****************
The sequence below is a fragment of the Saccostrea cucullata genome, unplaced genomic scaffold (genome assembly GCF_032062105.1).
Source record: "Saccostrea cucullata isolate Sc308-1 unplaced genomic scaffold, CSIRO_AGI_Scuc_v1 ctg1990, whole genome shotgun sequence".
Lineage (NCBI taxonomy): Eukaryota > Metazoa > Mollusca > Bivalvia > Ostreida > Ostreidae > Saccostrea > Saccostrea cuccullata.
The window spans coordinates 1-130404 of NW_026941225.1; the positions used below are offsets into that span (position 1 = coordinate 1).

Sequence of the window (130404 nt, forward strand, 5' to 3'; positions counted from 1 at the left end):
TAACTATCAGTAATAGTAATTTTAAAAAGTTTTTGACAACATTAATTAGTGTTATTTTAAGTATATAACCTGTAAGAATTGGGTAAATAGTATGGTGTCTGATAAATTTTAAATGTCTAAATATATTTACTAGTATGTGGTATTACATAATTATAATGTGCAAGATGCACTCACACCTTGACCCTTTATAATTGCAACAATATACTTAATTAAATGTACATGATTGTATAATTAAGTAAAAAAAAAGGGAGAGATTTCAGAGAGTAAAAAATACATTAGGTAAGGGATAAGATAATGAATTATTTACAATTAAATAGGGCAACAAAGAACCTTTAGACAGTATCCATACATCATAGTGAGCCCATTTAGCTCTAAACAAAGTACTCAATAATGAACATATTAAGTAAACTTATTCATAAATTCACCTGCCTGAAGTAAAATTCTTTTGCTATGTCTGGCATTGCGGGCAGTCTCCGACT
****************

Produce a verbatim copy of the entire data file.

The sequence below is a fragment of the Saccostrea cucullata genome, unplaced genomic scaffold (genome assembly GCF_032062105.1).
Source record: "Saccostrea cucullata isolate Sc308-1 unplaced genomic scaffold, CSIRO_AGI_Scuc_v1 ctg1990, whole genome shotgun sequence".
Lineage (NCBI taxonomy): Eukaryota > Metazoa > Mollusca > Bivalvia > Ostreida > Ostreidae > Saccostrea > Saccostrea cuccullata.
The window spans coordinates 1-130404 of NW_026941225.1; the positions used below are offsets into that span (position 1 = coordinate 1).

Sequence of the window (130404 nt, forward strand, 5' to 3'; positions counted from 1 at the left end):
TAACTATCAGTAATAGTAATTTTAAAAAGTTTTTGACAACATTAATTAGTGTTATTTTAAGTATATAACCTGTAAGAATTGGGTAAATAGTATGGTGTCTGATAAATTTTAAATGTCTAAATATATTTACTAGTATGTGGTATTACATAATTATAATGTGCAAGATGCACTCACACCTTGACCCTTTATAATTGCAACAATATACTTAATTAAATGTACATGATTGTATAATTAAGTAAAAAAAAAGGGAGAGATTTCAGAGAGTAAAAAATACATTAGGTAAGGGATAAGATAATGAATTATTTACAATTAAATAGGGCAACAAAGAACCTTTAGACAGTATCCATACATCATAGTGAGCCCATTTAGCTCTAAACAAAGTACTCAATAATGAACATATTAAGTAAACTTATTCATAAATTCACCTGCCTGAAGTAAAATTCTTTTGCTATGTCTGGCATTGCGGGCAGTCTCCGACT